Here is a flawed dynamic in group conversations, especially among large groups of people with no common knowledge.
Suppose everyone is trying to build a bridge.
Alice: We could make a bridge by just laying a really long plank over the river.
Bob: According to my calculations, a single plank would fall down.
Carl: Scientists Warn Of Falling Down Bridges, Panic.
Dave: No one would be stupid enough to design a bridge like that, we will make a better design with more supports.
Bob: Do you have a schematic for that better design?
And, at worst, the cycle repeats.
The problem here is Carl. The message should be
Carl: At least one attempt at designing a bridge is calculated to show the phenomena of falling down. It is probable that many other potential bridge designs share this failure mode. In order to build a bridge that won't fall down, someone will have to check any designs for falling down behavior before they are built.
This entire dynamic plays out the same, whether the people actually deciding on building the bridge are incredibly cautious, never approving a design they weren't confidant in, or totally reckless. The probability of any bridge actually falling down in the real world depends on their caution. But the process of cautious bridge builders finding a good design looks like them rejecting lots of bad ones. If the rejection of bad designs is public, people can accuse you of attacking a strawman, they can say that no-one would be stupid enough to build such a thing. If they are right that no one would be stupid enough to build such a thing, its still helpful to share the reason the design fails.
To stop goodhart don't measure. When someone walks in the door of the hiring department, spin a spinner. That determines what job a person has, no promotions, no firings. (If someone is too bad, they will get sent to jail anyway)
Part of the problem is that everyone in these companies is a smarmy sharp suited liberal arts degree types. Hire a broader range of humanity. When you have everyone from Tibetan monks to an ex drug dealer, to an eco warrier, to the sort of person that builds their own compiler in their free time, you should be good. If anyone knocks on the CEO's door at 3am on christmas, wearing only a swimsuit and diving gear, and trying to explain why they are a good hire through the medium of interpretative dance, hire them on the spot.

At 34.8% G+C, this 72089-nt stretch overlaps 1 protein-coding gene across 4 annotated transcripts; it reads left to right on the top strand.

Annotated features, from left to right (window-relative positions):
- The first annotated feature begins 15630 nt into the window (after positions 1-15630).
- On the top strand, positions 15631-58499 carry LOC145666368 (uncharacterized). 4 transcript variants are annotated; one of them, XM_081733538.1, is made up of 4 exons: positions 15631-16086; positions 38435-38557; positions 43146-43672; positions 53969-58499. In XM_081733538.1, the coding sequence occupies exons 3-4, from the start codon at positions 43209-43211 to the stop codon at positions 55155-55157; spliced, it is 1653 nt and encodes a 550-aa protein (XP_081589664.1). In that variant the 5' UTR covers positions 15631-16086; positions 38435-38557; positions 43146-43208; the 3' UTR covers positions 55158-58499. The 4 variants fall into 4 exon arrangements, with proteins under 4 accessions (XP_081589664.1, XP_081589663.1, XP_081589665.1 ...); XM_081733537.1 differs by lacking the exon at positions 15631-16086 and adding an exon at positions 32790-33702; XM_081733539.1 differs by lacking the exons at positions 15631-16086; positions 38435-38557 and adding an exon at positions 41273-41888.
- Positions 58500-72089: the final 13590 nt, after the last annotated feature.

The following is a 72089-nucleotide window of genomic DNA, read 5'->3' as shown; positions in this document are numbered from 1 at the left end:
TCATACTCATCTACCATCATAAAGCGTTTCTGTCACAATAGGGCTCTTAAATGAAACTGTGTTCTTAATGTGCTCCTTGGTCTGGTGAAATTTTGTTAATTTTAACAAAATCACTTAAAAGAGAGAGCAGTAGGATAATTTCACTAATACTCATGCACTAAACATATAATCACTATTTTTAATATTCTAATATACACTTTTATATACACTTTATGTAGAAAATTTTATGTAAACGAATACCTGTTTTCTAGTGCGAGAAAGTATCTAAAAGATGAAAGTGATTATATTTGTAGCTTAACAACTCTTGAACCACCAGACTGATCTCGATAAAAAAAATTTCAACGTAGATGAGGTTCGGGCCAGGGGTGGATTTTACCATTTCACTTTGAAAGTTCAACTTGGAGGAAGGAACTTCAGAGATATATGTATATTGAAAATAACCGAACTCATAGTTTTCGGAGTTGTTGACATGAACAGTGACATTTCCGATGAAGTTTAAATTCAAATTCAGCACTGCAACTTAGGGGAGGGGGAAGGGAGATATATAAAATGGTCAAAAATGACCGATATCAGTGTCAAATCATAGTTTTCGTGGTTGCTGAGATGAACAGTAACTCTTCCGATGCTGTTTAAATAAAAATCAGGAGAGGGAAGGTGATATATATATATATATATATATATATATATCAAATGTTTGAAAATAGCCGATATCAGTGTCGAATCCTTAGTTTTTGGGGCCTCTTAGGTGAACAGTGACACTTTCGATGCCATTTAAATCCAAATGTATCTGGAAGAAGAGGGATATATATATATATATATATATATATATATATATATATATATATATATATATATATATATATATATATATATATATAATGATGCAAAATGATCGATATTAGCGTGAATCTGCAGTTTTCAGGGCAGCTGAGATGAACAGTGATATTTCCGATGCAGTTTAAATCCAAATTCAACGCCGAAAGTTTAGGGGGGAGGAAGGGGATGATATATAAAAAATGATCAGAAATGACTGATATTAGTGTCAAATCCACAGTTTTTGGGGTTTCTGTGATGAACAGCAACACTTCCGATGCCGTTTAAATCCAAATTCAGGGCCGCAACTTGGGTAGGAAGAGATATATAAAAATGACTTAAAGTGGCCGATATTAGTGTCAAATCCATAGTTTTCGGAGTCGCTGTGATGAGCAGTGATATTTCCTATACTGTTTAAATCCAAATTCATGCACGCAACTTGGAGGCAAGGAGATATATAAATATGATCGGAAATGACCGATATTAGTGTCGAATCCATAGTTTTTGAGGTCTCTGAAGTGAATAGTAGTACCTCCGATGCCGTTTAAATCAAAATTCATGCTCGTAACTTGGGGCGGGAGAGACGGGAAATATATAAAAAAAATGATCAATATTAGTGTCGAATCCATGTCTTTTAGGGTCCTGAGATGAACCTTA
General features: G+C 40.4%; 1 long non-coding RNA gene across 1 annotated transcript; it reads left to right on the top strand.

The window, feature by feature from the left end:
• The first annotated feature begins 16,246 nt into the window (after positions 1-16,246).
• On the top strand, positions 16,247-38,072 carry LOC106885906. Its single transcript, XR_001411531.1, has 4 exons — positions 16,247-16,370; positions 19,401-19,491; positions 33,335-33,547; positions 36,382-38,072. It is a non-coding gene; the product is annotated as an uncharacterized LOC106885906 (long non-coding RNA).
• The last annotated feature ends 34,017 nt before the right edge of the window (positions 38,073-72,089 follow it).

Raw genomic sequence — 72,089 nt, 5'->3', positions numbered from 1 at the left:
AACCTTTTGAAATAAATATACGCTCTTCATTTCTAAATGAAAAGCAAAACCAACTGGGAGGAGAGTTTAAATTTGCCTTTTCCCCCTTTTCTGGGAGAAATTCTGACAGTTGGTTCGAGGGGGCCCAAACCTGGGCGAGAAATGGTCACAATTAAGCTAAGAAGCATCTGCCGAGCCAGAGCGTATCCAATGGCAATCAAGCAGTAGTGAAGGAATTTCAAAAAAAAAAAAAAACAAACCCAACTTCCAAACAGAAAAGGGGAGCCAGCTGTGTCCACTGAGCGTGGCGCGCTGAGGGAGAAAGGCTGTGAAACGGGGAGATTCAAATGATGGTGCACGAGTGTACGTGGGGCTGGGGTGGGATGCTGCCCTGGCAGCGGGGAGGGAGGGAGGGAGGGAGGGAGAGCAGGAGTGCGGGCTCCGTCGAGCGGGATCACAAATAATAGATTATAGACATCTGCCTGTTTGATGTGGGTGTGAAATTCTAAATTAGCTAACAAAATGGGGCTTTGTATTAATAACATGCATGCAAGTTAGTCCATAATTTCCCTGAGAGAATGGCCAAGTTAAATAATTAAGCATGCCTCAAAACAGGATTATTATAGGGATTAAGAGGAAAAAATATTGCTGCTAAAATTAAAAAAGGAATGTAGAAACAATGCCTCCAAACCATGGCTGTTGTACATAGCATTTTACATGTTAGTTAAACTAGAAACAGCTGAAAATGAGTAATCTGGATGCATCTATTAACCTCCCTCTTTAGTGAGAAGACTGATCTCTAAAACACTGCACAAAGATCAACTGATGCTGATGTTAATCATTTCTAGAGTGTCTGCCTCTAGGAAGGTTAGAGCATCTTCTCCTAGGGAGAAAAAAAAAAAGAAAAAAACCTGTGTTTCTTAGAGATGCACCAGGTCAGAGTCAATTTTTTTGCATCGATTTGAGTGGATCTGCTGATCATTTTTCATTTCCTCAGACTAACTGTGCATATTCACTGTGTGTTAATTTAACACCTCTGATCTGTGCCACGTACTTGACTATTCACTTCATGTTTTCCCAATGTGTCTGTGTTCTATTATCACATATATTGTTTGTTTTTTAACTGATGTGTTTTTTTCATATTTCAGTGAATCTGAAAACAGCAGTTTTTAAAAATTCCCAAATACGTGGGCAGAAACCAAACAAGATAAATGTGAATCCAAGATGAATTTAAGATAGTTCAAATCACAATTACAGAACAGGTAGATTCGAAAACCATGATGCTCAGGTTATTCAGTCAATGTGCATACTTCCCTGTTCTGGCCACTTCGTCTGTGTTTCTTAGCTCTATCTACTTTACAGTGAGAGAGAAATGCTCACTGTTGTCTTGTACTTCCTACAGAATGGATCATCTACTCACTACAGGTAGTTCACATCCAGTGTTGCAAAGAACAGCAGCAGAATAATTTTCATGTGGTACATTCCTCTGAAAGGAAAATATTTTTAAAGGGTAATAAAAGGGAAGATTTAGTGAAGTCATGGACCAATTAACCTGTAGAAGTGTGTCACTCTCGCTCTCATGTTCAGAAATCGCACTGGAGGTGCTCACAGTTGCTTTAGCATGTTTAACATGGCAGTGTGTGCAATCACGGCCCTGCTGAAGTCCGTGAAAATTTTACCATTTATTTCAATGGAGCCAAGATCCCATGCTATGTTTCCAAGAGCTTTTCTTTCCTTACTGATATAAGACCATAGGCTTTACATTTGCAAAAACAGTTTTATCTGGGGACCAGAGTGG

You won't get a maze. Whether or not a madhouse is an improvement, I don't know?
I am a uni student from Scotland. At home, I have been snowed in for a few days. There, there would be enough food to last 2 weeks. If we got really desperate, there are always hens, and around a sack of grain in the garden. It probably wouldn't come to that, as there are large supplies of dried, tinned and frozen food, and of course sugar flour jam ect. This isn't a disaster prep, it just makes sense to keep a stockpile of long lasting food when you have plenty of storage space, and the shops are several miles away. There is also a stream for water and refrigeration if needed, and a ton of firewood, and trees and tools if we need more ect. All in all, a pretty good place to hole up.
At uni on the other hand, I have a small room rented for a year. Everything I want has to fit into the room, and has to be removed in the summer. There the calculations for somewhat, but not very useful items is different. Besides, the area is not known for hurricanes, wildfires or earthquakes. Rich first world governments tend to do things like dropping food in by helicopter if they really have to.
If you don't know what the threshold ratio of AGI to FAI research needed is, you can still know that if your research beats the world average, you are increasing the ratio. Lets say that 2 units of FAI research are being produced for every 3 units of AGI, and that ratio isn't going to change. Then work that produces 3 units of FAI and 4 of AGI is beneficial. (It causes FAI in the scenario where FAI is slightly over 2/3 as difficult. )